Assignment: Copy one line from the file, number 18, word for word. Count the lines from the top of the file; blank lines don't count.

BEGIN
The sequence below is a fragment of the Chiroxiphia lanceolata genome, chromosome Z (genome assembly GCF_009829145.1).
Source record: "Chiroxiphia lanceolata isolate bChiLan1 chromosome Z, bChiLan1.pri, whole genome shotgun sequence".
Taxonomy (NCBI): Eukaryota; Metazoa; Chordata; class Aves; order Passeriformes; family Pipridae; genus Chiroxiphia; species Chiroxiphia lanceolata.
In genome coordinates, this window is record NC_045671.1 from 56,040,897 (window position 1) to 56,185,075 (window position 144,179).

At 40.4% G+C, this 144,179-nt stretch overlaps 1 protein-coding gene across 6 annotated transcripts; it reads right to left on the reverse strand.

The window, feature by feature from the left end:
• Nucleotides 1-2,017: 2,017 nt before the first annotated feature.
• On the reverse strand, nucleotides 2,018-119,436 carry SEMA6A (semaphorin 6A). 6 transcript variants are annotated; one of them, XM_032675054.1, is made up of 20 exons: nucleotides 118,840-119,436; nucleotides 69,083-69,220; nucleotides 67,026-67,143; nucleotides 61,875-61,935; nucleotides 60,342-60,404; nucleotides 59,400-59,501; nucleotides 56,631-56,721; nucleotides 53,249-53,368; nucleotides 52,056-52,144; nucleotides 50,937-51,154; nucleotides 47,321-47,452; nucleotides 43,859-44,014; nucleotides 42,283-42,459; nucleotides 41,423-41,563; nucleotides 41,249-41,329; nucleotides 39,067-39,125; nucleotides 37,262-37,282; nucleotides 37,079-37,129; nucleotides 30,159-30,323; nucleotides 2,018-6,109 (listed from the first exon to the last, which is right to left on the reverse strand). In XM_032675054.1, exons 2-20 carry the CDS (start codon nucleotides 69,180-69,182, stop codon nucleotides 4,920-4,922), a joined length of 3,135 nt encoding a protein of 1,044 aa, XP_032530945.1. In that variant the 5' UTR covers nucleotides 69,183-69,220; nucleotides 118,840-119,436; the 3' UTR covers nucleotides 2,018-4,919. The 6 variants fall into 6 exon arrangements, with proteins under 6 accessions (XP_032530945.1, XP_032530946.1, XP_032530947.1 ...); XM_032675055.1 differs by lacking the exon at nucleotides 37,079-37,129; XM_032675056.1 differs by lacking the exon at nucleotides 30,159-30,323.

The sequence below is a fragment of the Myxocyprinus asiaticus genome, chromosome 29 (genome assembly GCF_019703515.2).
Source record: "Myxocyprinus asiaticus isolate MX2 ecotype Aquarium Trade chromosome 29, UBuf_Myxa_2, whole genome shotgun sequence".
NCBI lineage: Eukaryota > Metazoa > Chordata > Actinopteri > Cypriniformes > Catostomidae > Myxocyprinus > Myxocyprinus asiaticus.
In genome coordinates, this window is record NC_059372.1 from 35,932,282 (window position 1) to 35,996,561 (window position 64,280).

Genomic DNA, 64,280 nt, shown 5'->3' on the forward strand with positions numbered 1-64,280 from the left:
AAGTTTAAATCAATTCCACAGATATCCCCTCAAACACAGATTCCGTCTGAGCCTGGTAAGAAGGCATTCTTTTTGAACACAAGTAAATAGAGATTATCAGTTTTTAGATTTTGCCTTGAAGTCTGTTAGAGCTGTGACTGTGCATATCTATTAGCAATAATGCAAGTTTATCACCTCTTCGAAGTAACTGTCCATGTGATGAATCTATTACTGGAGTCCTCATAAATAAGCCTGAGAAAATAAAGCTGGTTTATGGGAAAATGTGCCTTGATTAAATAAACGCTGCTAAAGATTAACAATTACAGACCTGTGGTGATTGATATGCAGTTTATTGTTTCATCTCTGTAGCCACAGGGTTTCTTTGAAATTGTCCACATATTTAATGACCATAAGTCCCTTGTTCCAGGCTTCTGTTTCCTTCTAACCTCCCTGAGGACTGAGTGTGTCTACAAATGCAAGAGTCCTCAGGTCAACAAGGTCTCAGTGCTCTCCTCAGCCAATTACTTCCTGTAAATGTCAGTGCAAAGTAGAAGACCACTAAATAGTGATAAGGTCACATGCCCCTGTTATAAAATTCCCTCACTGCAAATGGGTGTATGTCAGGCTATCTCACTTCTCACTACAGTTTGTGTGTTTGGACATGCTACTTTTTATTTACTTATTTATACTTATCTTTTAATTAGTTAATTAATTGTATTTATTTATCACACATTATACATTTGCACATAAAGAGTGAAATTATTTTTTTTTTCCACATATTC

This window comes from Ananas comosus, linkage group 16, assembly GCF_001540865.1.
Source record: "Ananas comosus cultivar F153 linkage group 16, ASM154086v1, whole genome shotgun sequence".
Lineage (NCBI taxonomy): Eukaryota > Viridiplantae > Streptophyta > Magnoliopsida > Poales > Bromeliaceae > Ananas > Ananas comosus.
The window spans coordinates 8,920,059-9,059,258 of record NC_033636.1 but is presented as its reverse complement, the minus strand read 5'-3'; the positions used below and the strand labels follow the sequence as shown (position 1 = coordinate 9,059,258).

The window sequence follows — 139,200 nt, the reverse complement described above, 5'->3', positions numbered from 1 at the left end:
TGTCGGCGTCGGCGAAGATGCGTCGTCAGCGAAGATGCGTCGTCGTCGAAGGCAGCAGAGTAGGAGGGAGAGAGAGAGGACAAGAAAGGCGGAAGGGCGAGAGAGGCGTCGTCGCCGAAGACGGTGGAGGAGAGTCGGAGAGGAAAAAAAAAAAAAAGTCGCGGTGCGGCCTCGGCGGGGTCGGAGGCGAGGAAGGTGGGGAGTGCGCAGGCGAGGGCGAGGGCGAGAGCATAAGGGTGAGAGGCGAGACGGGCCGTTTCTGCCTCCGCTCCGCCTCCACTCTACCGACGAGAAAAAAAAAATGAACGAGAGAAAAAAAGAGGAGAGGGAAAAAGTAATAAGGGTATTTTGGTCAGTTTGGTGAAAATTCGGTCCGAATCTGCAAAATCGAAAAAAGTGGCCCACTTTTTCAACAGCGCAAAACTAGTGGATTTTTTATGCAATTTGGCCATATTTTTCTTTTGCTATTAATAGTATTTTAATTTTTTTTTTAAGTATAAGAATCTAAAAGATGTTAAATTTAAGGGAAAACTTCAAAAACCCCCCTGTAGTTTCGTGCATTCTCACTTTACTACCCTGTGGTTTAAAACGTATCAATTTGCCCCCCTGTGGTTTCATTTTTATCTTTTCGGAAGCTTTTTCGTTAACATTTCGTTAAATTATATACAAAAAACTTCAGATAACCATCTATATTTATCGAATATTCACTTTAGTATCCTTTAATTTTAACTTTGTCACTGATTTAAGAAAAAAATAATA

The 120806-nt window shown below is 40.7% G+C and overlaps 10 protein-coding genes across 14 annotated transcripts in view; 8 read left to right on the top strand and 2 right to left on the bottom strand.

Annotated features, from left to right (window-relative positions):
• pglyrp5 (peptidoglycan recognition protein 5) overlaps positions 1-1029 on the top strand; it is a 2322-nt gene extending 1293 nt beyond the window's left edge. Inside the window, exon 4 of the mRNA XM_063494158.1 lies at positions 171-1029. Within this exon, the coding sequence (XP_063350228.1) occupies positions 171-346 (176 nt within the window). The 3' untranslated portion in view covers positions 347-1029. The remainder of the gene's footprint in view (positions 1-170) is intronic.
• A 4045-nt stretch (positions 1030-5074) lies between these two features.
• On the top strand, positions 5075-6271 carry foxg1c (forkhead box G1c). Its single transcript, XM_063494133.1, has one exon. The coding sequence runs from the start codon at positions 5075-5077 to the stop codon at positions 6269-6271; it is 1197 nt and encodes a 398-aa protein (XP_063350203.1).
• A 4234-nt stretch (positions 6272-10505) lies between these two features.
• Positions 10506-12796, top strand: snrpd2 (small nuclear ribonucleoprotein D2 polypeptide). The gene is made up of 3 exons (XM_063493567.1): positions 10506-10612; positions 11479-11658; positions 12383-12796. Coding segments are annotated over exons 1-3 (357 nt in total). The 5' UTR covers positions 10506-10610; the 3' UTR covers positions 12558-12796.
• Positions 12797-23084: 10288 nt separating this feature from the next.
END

The window spans coordinates 8,920,059-9,059,258 of record NC_033636.1 but is presented as its reverse complement, the minus strand read 5'-3'; the positions used below and the strand labels follow the sequence as shown (position 1 = coordinate 9,059,258).